I’m inspired again. Aaaaaahhhhhhh! It feels good. As you can see, I haven’t written here in a while; I’ve been somewhat wrapped up in figuring out what foods don’t agree with my body so I could stop eating them. Well, that turned out to be harder than at first it seemed, and took some of the fun out of food for me. As a bit of an obsessive personality when it comes to health and food, I recognized the pattern and decided to cool it a bit. Basically, my body feels happier when I cut down on grains and sugar…big surprise there! It’s only what I’ve been reading for the last, oh, ten years or so. So white sugar is out of my life, except for the 1 cup a month that I need to keep my kombucha thriving. And grains are a few-times-a-week proposition now.

But that’s not what has inspired me – I just figured I’d quickly account for my absence. What does inspire me at the moment, is the 100-Mile Diet. I’ve been very intrigued with the “eat local” concept, but failed miserably at the September challenge set forth by Locavores. I just didn’t keep track at all. But I think I’m ready to go there, and commit myself to a 100-mile foodshed as much as I possibly can. Since I live smack in the middle of northern California, I have a fabulously diverse foodshed – I can hit the coast, and I can hit Nevada – so I really can’t complain!

So with Samhain around the corner, I set forth my New Year’s Resolution: For the next year, I will source as much of my food as I possibly can from within my 100-mile foodshed.

What does this mean? Well, I’m finding out (to the relief of my internal perfectionist) that there is no one right way to do this. Everyone is creating their own version of the 100-mile diet – some making exceptions, some going whole hog, others going a week or a day at a time. So I’m laying out my own personal plan for the next year, and I intend to use this blog to hold myself accountable to it. I’m excited and nervous at the same time! What will this be like? How will I feel if I fail? What will my biggest challenges be? Am I too close to winter to do any canning or freezing prep? Okay okay, enough worries, on to the plan.

HerbanGirl’s Year of 100-Mile Food

1. Weekly produce from my new/old CSA. Distance from home: 51.5 miles (pick-up on Wednesdays, 1/2 mile from my office)

2. Supplemental produce from the downtown farmers market on Sundays. Distance from home: 1 mile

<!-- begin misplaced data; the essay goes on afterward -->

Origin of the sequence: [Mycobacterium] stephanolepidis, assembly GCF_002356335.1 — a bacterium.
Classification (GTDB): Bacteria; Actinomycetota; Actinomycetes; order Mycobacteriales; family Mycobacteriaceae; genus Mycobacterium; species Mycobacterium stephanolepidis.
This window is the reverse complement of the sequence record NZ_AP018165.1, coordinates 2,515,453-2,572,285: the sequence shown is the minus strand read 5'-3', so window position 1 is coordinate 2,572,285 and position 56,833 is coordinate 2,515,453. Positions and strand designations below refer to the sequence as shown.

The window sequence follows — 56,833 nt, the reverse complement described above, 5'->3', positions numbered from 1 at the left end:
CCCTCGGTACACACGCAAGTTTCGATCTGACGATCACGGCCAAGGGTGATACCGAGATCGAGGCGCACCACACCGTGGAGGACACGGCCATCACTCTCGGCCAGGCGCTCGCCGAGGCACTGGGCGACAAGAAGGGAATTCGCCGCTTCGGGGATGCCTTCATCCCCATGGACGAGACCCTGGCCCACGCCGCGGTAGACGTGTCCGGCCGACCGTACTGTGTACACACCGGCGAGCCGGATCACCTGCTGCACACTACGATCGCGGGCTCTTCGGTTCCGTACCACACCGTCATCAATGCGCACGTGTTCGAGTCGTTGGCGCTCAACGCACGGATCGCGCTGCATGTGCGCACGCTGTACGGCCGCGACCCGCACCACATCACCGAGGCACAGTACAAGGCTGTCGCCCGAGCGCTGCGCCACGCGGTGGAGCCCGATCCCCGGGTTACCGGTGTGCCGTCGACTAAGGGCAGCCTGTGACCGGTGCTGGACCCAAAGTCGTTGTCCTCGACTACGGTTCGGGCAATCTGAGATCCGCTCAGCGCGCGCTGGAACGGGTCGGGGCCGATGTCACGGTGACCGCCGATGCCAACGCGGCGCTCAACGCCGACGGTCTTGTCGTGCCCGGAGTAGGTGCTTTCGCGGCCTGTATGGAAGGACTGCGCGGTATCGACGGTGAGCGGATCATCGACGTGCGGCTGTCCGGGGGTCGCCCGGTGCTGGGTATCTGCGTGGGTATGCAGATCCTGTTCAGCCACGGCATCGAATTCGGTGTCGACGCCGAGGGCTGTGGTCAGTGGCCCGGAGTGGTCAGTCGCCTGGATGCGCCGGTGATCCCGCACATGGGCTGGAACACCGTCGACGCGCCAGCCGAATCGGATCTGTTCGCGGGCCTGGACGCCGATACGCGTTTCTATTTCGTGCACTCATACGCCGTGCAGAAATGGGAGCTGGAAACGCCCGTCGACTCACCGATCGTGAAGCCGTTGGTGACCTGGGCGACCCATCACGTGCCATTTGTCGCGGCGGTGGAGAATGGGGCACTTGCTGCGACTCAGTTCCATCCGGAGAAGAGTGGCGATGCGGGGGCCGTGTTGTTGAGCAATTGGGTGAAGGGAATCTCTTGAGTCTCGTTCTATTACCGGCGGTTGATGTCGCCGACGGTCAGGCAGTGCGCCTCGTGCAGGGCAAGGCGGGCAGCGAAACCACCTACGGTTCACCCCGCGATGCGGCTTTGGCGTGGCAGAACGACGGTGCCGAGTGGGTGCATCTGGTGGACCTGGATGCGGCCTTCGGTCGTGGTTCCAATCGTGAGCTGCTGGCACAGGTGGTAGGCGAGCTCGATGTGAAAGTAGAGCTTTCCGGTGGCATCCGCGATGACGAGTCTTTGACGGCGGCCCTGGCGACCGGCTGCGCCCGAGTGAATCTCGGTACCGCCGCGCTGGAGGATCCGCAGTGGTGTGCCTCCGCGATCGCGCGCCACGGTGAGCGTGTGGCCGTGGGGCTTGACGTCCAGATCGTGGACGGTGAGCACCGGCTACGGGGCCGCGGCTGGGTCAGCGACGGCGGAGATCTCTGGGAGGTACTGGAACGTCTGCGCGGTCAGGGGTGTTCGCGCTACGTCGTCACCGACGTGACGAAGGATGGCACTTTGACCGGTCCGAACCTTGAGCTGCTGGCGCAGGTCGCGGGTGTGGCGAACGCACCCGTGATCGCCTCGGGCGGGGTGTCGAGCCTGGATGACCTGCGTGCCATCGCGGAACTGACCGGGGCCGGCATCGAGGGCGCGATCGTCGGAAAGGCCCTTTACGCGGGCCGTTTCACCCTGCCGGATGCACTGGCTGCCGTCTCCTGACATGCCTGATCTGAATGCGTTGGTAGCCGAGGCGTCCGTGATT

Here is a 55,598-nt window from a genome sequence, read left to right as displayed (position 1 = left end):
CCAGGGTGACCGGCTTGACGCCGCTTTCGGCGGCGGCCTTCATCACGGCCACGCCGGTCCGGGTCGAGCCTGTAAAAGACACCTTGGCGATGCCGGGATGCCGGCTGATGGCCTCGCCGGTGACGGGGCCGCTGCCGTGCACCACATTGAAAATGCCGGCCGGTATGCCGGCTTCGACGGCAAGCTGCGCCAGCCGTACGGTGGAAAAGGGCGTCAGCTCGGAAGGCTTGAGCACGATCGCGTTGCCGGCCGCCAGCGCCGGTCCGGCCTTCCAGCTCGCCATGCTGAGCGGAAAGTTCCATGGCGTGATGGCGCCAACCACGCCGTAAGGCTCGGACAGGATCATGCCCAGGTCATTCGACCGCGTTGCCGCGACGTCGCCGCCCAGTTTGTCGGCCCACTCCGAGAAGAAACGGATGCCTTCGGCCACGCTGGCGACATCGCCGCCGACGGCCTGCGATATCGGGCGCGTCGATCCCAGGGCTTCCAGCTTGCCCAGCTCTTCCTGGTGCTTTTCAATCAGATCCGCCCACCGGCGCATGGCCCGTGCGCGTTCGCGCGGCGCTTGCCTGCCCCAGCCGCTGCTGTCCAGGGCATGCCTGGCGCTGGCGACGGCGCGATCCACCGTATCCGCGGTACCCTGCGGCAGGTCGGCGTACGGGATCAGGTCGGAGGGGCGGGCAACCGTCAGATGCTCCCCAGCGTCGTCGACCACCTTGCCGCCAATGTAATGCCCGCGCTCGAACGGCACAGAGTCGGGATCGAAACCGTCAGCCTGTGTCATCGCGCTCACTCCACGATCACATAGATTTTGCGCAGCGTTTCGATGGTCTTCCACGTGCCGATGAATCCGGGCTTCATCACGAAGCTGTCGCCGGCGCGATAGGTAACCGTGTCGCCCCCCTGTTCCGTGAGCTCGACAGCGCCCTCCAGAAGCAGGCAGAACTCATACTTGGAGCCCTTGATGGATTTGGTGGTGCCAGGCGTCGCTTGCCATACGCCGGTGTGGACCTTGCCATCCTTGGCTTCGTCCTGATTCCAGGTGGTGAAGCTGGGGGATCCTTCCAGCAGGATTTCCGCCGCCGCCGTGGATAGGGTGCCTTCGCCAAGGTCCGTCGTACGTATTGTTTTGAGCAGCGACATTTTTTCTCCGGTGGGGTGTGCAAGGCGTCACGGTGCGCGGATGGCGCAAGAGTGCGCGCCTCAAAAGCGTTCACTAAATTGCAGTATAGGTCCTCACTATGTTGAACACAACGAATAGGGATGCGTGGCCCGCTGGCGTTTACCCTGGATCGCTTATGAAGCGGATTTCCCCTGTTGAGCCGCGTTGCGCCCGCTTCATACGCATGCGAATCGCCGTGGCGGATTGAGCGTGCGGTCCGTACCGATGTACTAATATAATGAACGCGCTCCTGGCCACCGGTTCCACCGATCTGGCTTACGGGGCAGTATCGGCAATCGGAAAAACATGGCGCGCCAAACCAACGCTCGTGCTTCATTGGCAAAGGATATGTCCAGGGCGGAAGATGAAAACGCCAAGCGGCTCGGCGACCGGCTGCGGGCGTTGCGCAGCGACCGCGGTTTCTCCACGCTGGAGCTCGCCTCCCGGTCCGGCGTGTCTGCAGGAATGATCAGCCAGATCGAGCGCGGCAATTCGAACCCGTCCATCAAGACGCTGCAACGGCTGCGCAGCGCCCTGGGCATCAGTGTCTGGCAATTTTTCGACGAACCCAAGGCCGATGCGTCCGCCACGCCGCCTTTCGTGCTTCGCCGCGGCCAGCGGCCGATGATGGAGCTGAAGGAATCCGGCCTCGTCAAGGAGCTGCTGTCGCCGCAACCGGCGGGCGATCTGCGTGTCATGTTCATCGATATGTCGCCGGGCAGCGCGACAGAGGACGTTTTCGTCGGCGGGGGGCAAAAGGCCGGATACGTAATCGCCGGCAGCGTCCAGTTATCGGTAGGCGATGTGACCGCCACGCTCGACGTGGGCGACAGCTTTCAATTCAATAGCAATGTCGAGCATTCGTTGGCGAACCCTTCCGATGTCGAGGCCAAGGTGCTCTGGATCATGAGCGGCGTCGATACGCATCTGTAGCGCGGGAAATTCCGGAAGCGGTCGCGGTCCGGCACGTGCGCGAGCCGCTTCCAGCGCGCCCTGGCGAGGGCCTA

3. Milk, eggs, and possibly cheese and beef from a family farm near San Andreas. Distance from home: 71.1 miles

4. Fish and seafood from our local fisherman, Brand Little, available at the farmer’s market or co-op. Distance from home: 1-2 miles (Brand fishes off the SF coast: 80-100 miles)

That takes care of the basics – fruit, veggies, dairy, eggs, meat. Then there’s the question of prepared foods, ingredients, etc. I really feel so lucky to have so much close to me. Lundberg has been growing rice in my town for decades, and Full Belly Farm grows and sells wheat. Organic cultured butter from Clover is only 80 miles from home. The abundance of crops at Apple Hill is only 50 miles away. We are absolutely surrounded by wine country – Napa Valley and Sonoma to the west, Amador and Shenendoah to the east. We have spices and herbs a’plenty at home, but when they’re used up I will have do make do without (sniff) cinnamon, nutmeg, or cardamom…my very favorites.

As much as I admire the original 100-Mile Dieters, I don’t know that I can succeed at eating 100% within my foodshed for the year. By now I am quite familiar with my limitations and weaknesses, and I would hate to mentally throw away a good idea just because I can’t do it All. The. Way. So I’m giving myself five “wildcards” (this is the lingo, apparently) to keep myself sane.

Wildcard #1. Coconut products. These have become an important part of my diet, and they’re doing much for my health so I’m keeping them.

Wildcard #2. Salt. There is no natural source of edible salt in my foodshed, but good sea salt is incredibly nutritive and important. So I’m keepin’ it!

Wildcard #3. Cocoa. This seems a bit silly considering how little I eat it, and I may regret the choice, but I’m keeping it as a wildcard so I can have my occasional hot cocoa or square of deep, dark chocolate. And I bet when I get to making my own ice cream I’ll be glad I kept it!

Wildcard #4. Vanilla. I bake. ‘Nuff said.

Wildcard #5. Baking soda. See above.

In addition to my wildcards, which I consider near-necessities, I’ll also give myself some permission to not become local-uppity or rigid. I will not turn down any food that is offered to me in hospitality (that comes from Jessica Prentice and I think it’s beautifully put). When he makes it, I will drink Descartes’ homemade beer without asking where the barley came from. Anything that’s already in the house today doesn’t count, but I can’t replace it when it’s gone unless it’s local. And when I go out to eat or when I’m traveling, I will do my best but not drive myself crazy.

There. It’s set in cyberstone. Hold me to it, y’all!

Now, anyone know a good local substitute for cranberry sauce?

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